‘No privilege in iniquity’

If it appears to you, in the circumstances disclosed to you about how documents were obtained, that they were obtained by illegal means, this has one immediate consequence: the documents will not be privileged: Dubai Aluminium v Al Alawi [1999] 1 WLR 1964 (‘no privilege in iniquity’). They will therefore be subject to disclosure to opposing parties in the ordinary way, at the appropriate time; and you should so advise. If your client subsequently refuses to allow those documents to be disclosed, you must withdraw from the case (without disclosing the existence of the documents): see the BSB Handbook guidance at gC13.

The Imerman situation

In Imerman v Tchenguiz [2010] EWCA Civ 908 [2011] 2 WLR 592 the Court of Appeal considered (at [146]) that a party which has obtained its opponents’ documents by illegal means should not be entitled to obtain any benefit from having done so, and should not therefore be able to retain, pending disclosure, any such material. The order made in that case (see [147-152]) was to the effect that all originals and copies of such documents should be handed back to the opponent, with one complete set being passed to opposing solicitors, to be retained by them until otherwise ordered. Those solicitors would, in due course, have to advise their own clients on what documents, including those from the set handed back and retained by them, had to be disclosed to comply with obligations of disclosure when they arose. In the meantime, all those acting for the first party who had seen the illegally obtained documents were restrained from disseminating or making any use of any of the information obtained through reading the documents (at [150, 158]). (The use to which that information might subsequently be put at trial was the subject of further detailed consideration at [168-177].)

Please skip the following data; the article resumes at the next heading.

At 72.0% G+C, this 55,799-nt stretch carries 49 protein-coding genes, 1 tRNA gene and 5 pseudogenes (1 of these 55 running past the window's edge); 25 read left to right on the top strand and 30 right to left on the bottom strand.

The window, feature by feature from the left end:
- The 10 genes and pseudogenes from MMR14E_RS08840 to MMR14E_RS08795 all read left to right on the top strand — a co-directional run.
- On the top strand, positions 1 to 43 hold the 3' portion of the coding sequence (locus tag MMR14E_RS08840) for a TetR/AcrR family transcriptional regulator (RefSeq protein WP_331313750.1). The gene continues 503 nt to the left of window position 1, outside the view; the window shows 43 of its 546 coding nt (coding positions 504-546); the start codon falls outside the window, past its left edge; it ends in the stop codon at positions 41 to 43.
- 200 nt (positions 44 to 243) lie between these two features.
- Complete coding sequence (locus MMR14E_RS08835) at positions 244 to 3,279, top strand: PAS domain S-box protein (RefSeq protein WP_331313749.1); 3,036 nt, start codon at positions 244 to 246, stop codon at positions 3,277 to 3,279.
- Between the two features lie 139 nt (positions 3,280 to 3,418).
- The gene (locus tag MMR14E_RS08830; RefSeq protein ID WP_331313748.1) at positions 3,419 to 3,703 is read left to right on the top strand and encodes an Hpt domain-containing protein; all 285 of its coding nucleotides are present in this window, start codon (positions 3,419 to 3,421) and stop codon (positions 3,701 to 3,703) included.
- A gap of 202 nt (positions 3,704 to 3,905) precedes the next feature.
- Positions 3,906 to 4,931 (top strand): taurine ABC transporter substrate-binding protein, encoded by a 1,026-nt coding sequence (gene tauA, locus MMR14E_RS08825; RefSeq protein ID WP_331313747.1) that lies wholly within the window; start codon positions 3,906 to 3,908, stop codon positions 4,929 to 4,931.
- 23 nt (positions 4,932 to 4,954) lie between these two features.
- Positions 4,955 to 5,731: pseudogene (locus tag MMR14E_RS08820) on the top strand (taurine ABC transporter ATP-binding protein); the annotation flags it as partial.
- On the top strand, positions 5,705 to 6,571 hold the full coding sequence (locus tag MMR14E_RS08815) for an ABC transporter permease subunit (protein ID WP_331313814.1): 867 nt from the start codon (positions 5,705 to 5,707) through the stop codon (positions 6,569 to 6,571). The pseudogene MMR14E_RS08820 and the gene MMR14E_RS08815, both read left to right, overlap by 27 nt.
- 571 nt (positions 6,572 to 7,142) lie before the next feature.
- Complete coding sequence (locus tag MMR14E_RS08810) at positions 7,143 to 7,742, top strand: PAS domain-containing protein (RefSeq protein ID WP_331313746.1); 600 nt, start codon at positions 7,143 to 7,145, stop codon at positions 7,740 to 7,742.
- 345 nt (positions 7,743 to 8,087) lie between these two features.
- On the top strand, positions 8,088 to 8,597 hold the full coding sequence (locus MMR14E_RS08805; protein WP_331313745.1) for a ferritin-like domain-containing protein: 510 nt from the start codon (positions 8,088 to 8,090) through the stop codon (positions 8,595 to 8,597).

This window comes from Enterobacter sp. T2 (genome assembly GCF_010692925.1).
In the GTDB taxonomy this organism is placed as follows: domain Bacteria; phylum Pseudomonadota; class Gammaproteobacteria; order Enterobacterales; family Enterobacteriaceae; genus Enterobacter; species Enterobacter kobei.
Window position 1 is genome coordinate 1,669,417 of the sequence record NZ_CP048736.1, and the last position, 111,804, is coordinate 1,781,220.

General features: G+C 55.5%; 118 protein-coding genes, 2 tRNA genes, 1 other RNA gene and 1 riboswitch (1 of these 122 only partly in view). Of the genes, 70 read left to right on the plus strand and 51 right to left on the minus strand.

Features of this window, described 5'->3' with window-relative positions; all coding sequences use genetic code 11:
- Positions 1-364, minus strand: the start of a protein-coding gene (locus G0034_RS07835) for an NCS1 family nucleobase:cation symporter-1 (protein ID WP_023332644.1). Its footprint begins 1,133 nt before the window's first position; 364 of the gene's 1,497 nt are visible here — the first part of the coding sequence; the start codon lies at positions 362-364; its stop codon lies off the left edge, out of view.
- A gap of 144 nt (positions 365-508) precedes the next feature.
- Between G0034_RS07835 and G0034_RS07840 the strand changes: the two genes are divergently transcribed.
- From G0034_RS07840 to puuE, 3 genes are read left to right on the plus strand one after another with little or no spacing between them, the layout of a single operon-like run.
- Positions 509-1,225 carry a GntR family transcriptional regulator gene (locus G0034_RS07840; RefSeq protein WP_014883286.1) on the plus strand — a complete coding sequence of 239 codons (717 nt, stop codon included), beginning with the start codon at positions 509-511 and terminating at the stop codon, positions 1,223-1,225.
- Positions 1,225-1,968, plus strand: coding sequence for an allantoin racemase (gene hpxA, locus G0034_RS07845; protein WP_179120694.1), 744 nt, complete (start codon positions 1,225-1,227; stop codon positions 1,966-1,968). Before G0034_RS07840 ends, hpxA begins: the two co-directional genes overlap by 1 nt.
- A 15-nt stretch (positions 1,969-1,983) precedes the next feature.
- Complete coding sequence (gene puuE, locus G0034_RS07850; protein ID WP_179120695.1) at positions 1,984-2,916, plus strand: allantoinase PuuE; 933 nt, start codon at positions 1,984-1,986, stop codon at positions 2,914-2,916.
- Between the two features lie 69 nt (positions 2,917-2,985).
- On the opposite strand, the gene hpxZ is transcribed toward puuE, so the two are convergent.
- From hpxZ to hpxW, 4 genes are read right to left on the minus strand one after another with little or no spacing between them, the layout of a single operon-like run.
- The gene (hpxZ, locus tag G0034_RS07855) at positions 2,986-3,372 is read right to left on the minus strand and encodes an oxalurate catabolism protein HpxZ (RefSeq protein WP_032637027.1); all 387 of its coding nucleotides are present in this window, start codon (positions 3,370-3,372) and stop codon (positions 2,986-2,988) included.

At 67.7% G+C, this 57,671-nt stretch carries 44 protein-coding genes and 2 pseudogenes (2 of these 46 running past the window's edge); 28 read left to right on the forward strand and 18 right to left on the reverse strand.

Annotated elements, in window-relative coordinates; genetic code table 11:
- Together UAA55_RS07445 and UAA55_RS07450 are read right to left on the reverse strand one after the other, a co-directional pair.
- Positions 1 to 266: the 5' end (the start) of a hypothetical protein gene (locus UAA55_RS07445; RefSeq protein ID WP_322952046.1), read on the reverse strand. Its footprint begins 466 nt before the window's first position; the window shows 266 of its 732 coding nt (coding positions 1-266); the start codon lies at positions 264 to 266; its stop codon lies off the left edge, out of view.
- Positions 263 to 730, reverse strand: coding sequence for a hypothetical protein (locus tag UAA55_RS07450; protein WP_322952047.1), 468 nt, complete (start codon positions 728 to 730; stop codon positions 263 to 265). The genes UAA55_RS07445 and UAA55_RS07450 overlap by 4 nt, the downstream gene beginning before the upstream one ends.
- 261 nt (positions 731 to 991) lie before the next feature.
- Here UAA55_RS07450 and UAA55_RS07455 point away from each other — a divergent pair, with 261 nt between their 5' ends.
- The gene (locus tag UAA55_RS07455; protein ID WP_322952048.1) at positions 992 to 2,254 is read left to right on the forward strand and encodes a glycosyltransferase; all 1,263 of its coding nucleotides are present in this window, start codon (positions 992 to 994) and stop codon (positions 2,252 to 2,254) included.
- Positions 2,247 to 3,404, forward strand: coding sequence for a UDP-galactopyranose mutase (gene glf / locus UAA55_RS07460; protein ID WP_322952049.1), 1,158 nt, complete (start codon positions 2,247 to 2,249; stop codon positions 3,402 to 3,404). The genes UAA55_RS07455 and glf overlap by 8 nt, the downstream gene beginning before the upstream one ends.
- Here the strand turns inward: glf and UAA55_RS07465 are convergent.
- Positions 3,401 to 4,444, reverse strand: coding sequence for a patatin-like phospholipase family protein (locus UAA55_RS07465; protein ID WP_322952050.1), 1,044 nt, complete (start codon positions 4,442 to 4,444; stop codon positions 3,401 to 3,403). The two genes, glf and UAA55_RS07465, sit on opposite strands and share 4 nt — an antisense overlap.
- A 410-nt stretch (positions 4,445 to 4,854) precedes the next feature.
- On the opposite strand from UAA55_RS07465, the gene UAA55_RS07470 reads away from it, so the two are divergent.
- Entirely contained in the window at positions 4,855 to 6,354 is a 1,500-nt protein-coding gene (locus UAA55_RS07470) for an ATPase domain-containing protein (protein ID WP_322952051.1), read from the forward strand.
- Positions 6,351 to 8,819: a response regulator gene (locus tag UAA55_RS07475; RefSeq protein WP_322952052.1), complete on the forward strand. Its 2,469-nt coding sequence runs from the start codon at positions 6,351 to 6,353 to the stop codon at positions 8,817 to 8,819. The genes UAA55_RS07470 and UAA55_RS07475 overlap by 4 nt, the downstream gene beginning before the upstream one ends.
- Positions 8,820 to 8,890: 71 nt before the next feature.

What then is the immediate professional duty of a barrister who is presented, confidentially, with an opponent’s documents, illegally obtained by the client? First, you must carefully read Imerman v Tchenguiz in detail. You will have to decide what, as a matter of law, that decision requires of your client. The legal duties on a client in such circumstances are matters of law, not of professional ethics. The advice you give will be your responsibility. But it seems to us that, where the offending material is that of an opponent, you should advise your client that it must all be handed back at once, perhaps subject to an undertaking from opposing solicitors to hold one complete set to the order of the court; and that all those on your client’s side who have seen the material should give an undertaking to the court not to disseminate or make any other use of any of the information contained in it, pending further order. Alternatively, you may think that the client’s duty is to apply to the court for a determination of how the opponent’s documents should be dealt with.